BIBLE MAN. Father Mitch Pacwa delivers a talk during the televised Eternal Word Television Network's 2008 family celebration Oct. 2 at the Colorado Convention Center in Denver. 2008 James Baca, Denver Catholic Register


St. Paul: A Bible Study Guide for Catholics

By Father Mitch Pacwa, S.J.

Our Sunday Visitor, 2008

96 pages, $8.95

To order: (800) 348-2440

osv.com

Paul on the Sacraments

By JOHN GRONDELSKI


My first Communion missal contained illustrated summaries of the Gospels for each Sunday, back in the days when there was an "epistle," rather than a "first reading" and "second reading." As a kid, I liked the Gospels because Jesus was doing something, but not the epistles, because they talked a lot, usually in big words I didn't understand.

Even today, when the readings rotate over a three-year cycle, the first reading and Gospel usually fit together, while the second — because it's usually St. Paul, not necessarily linked to the other texts — seems the odd man out.

Yet the bulk of the New Testament comes from St. Paul, and, in this Jubilee Year of Paul, it's time to get to know him better.

St. Paul does that by explaining Paul through the prism of the sacraments. Examining the sacraments from the perspective of what Paul wrote about them, Father Pacwa's book helps Catholics to link the Bible with key elements of their spiritual lives.

Why the sacraments as a unifying theme? Because "Catholics cherish the gift that Christ conveys to his people through these mysteries," Father Pacwa writes. "The sacraments are not merely precepts of a Church that some might argue are irrelevant distractions at best or construed fabrication at worst. Rather, they are biblically founded means that convey Christ's efficacious grace upon his Church, signifying the spiritual realities they represent through signs and actions. It is none other than St. Paul of Tarsus himself who most prominently extols the sacraments in the New Testament after the resurrection of Christ. ...His message about the sacraments is not limited to one letter or one small aspect of his teaching. Rather the sacraments, and the teaching about the Church itself, belong to the very essence of his teaching."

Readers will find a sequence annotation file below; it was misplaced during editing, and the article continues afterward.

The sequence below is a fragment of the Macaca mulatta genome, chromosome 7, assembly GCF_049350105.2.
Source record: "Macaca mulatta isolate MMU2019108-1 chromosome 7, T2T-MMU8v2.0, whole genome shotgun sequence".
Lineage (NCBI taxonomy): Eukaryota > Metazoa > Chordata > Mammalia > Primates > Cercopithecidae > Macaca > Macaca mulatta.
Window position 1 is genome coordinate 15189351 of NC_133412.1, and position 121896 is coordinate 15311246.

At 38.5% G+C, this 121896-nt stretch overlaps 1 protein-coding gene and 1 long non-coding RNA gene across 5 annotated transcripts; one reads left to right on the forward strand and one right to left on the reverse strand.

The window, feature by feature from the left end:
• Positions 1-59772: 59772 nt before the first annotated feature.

The book can be used alone or can be profitably employed by parish Bible study groups. In six to seven sessions of 45 to 60 minutes, Catholics acquire a basic overview of Paul's key ideas about the sacraments, along with practical applications for their lives.

Each session includes material to read in advance, an explanation of key texts connected with a given sacrament, additional passages to explore, discussion questions, and a practical application.

Readers learn, for example, what Paul meant when he called marriage a "mystery," how his teaching might have been influenced by his expectation of an imminent Second Coming, and how marriage symbolizes Christ's union with his Church. Practically, readers are asked to explain how marriage is an important ecclesial vocation. Sidebars refer to additional texts showing what St. Paul thought about the Parousia (Second Coming) and explaining the "Pauline Privilege."

While arranging Paul's theology around the sacraments makes practical sense, the author leaves the impression that the sacraments as Catholics know them today were how Paul knew them — and that's just not true. The absence of attention to the historical evolution of the sacraments puts Father Pacwa in a bind, because as he acknowledges, "St. Paul does not mention" the sacrament of the sick, and the distinction of confirmation and penance from baptism was not necessarily as bright as Father Pacwa leaves the impression. This historical amnesia is a curious oversight because the Jesuit priest indicates elsewhere how Tradition evolved (e.g., celibacy). One more chapter explaining how the sacraments continued to develop would have corrected this imbalance.

Notwithstanding this lacuna, the book is a good primer in Pauline sacramental thought. If Catholics take at least that much away — a better understanding of Paul during this Holy Year — the book will have met an important need.

John M. Grondelski writes
from Bern, Switzerland.